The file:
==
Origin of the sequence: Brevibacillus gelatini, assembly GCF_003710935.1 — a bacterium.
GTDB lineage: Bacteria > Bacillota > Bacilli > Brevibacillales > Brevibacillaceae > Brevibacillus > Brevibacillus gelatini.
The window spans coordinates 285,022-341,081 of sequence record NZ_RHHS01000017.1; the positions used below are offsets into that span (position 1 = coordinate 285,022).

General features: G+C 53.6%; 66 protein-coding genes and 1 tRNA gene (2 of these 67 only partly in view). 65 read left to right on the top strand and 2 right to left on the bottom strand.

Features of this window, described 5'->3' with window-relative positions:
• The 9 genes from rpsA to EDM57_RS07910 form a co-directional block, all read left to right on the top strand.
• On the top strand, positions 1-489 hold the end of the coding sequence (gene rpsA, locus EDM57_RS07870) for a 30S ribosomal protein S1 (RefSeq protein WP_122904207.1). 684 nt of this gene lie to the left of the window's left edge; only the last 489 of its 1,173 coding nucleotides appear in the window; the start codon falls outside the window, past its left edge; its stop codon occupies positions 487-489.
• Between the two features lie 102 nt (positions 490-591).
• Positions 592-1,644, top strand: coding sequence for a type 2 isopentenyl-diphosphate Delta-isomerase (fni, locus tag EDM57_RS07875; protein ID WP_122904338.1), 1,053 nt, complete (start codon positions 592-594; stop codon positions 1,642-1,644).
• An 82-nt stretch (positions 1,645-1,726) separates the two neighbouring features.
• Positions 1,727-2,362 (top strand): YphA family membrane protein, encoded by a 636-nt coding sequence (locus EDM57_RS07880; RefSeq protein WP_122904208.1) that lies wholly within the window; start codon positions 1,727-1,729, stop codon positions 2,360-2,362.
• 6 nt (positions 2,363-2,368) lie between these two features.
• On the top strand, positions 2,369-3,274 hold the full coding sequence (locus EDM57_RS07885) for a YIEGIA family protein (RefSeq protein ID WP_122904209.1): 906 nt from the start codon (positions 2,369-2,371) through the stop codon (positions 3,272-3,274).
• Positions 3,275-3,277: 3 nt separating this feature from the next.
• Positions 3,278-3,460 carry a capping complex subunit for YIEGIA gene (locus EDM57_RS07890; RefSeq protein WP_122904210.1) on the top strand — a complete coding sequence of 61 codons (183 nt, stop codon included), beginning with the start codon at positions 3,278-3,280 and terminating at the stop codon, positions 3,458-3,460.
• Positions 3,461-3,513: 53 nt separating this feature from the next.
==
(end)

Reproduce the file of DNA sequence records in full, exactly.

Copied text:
Origin of the sequence: Brevibacillus gelatini, assembly GCF_003710935.1 — a bacterium.
GTDB lineage: Bacteria > Bacillota > Bacilli > Brevibacillales > Brevibacillaceae > Brevibacillus > Brevibacillus gelatini.
The window spans coordinates 285,022-341,081 of sequence record NZ_RHHS01000017.1; the positions used below are offsets into that span (position 1 = coordinate 285,022).

General features: G+C 53.6%; 66 protein-coding genes and 1 tRNA gene (2 of these 67 only partly in view). 65 read left to right on the top strand and 2 right to left on the bottom strand.

Features of this window, described 5'->3' with window-relative positions:
• The 9 genes from rpsA to EDM57_RS07910 form a co-directional block, all read left to right on the top strand.
• On the top strand, positions 1-489 hold the end of the coding sequence (gene rpsA, locus EDM57_RS07870) for a 30S ribosomal protein S1 (RefSeq protein WP_122904207.1). 684 nt of this gene lie to the left of the window's left edge; only the last 489 of its 1,173 coding nucleotides appear in the window; the start codon falls outside the window, past its left edge; its stop codon occupies positions 487-489.
• Between the two features lie 102 nt (positions 490-591).
• Positions 592-1,644, top strand: coding sequence for a type 2 isopentenyl-diphosphate Delta-isomerase (fni, locus tag EDM57_RS07875; protein ID WP_122904338.1), 1,053 nt, complete (start codon positions 592-594; stop codon positions 1,642-1,644).
• An 82-nt stretch (positions 1,645-1,726) separates the two neighbouring features.
• Positions 1,727-2,362 (top strand): YphA family membrane protein, encoded by a 636-nt coding sequence (locus EDM57_RS07880; RefSeq protein WP_122904208.1) that lies wholly within the window; start codon positions 1,727-1,729, stop codon positions 2,360-2,362.
• 6 nt (positions 2,363-2,368) lie between these two features.
• On the top strand, positions 2,369-3,274 hold the full coding sequence (locus EDM57_RS07885) for a YIEGIA family protein (RefSeq protein ID WP_122904209.1): 906 nt from the start codon (positions 2,369-2,371) through the stop codon (positions 3,272-3,274).
• Positions 3,275-3,277: 3 nt separating this feature from the next.
• Positions 3,278-3,460 carry a capping complex subunit for YIEGIA gene (locus EDM57_RS07890; RefSeq protein WP_122904210.1) on the top strand — a complete coding sequence of 61 codons (183 nt, stop codon included), beginning with the start codon at positions 3,278-3,280 and terminating at the stop codon, positions 3,458-3,460.
• Positions 3,461-3,513: 53 nt separating this feature from the next.